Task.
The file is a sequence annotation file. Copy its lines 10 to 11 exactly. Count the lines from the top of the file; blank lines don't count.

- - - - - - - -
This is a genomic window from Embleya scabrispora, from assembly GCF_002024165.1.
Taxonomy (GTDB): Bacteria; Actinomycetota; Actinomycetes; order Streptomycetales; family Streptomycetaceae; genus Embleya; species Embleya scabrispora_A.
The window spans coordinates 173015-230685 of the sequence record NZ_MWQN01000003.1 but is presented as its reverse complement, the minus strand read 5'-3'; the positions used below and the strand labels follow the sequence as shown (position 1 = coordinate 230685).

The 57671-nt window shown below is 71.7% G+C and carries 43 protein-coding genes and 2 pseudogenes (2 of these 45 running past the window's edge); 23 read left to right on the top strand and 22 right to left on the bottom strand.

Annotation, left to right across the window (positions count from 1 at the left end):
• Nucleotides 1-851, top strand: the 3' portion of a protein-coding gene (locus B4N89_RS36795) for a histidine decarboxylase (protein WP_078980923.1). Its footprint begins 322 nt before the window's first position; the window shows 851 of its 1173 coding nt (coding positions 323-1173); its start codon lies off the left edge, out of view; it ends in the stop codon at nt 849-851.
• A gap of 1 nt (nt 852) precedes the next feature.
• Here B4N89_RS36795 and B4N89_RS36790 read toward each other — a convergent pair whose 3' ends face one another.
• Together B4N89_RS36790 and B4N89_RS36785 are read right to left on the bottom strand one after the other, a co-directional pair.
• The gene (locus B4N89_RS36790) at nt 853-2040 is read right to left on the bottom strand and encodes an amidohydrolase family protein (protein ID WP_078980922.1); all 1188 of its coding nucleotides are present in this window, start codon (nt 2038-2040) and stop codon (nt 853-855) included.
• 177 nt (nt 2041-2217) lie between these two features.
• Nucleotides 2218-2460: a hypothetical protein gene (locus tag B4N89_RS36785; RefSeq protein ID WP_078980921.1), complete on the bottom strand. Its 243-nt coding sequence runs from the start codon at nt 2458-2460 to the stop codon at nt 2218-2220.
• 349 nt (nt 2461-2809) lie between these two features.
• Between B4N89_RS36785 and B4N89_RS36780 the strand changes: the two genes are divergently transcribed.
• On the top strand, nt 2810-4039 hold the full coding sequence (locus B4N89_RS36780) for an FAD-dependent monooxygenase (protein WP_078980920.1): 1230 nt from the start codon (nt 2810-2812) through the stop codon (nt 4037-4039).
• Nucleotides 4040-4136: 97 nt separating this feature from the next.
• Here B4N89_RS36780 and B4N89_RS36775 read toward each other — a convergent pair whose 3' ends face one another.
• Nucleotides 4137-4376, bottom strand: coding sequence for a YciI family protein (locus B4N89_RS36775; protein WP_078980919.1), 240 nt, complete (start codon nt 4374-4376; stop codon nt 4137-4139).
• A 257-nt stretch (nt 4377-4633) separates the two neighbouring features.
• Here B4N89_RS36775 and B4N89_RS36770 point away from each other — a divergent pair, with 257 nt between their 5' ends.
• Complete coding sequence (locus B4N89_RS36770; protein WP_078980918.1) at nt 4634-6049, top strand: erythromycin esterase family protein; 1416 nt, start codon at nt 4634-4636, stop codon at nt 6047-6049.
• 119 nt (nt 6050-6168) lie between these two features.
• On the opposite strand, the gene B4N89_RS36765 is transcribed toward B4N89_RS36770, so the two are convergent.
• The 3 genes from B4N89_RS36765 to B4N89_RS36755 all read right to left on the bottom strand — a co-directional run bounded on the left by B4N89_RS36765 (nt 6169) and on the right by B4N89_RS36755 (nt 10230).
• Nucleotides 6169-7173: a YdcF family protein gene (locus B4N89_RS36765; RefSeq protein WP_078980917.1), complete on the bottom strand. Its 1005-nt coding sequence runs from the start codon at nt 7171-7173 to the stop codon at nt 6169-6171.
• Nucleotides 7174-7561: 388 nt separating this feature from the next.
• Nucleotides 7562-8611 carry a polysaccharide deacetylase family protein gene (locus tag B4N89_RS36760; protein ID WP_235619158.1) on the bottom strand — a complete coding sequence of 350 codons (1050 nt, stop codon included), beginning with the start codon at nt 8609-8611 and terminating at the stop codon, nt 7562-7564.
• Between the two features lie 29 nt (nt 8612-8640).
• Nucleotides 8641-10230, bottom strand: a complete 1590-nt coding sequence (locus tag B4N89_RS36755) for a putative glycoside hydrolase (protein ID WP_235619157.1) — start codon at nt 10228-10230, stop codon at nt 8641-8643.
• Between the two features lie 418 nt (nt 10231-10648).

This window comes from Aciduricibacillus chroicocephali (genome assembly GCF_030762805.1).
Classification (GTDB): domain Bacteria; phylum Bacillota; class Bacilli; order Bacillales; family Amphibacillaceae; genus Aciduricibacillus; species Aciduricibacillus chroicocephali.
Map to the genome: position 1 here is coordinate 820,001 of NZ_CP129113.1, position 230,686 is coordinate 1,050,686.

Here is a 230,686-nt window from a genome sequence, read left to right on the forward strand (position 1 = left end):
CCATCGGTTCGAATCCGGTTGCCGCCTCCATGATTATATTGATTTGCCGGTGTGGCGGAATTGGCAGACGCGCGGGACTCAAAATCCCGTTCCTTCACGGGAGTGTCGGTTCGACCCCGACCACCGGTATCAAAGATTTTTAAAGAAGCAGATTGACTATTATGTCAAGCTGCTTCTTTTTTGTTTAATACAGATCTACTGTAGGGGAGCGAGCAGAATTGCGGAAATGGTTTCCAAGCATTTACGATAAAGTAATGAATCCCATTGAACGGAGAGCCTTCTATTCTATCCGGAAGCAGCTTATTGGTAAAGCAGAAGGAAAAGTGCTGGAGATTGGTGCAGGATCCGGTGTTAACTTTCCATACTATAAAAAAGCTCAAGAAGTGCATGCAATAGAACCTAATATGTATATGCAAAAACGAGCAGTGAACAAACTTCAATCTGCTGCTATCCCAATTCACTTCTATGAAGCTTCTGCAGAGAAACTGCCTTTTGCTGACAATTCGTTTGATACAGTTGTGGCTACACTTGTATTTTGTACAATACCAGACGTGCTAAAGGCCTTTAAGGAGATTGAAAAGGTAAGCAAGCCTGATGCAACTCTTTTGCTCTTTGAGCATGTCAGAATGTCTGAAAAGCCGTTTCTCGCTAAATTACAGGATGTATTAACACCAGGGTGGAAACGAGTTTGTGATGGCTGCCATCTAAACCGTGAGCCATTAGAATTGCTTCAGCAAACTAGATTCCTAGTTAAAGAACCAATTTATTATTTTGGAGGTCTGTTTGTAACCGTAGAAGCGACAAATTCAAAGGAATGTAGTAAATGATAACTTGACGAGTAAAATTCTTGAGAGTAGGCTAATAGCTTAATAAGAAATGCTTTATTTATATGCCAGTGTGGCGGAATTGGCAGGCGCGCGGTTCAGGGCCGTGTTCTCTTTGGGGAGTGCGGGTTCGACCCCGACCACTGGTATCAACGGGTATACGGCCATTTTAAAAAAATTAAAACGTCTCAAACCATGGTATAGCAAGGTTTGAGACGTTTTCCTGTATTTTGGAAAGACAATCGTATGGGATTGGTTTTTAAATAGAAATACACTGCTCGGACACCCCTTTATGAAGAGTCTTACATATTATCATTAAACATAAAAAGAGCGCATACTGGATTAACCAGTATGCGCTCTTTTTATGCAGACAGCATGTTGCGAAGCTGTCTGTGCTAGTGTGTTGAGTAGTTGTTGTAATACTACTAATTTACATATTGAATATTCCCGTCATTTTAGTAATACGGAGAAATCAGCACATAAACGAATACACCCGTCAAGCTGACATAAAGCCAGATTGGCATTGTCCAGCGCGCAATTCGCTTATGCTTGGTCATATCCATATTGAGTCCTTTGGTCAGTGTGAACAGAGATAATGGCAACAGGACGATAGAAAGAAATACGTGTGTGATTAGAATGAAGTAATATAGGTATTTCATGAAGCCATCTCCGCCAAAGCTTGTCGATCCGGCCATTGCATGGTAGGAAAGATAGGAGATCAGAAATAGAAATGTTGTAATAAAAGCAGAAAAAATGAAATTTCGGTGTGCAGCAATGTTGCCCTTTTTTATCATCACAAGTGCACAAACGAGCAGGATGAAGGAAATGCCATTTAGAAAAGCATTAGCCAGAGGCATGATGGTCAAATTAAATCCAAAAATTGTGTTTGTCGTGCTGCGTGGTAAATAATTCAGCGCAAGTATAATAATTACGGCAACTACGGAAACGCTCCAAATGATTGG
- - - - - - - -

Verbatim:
• The gene (locus B4N89_RS36790) at nt 853-2040 is read right to left on the bottom strand and encodes an amidohydrolase family protein (protein ID WP_078980922.1); all 1188 of its coding nucleotides are present in this window, start codon (nt 2038-2040) and stop codon (nt 853-855) included.
• 177 nt (nt 2041-2217) lie between these two features.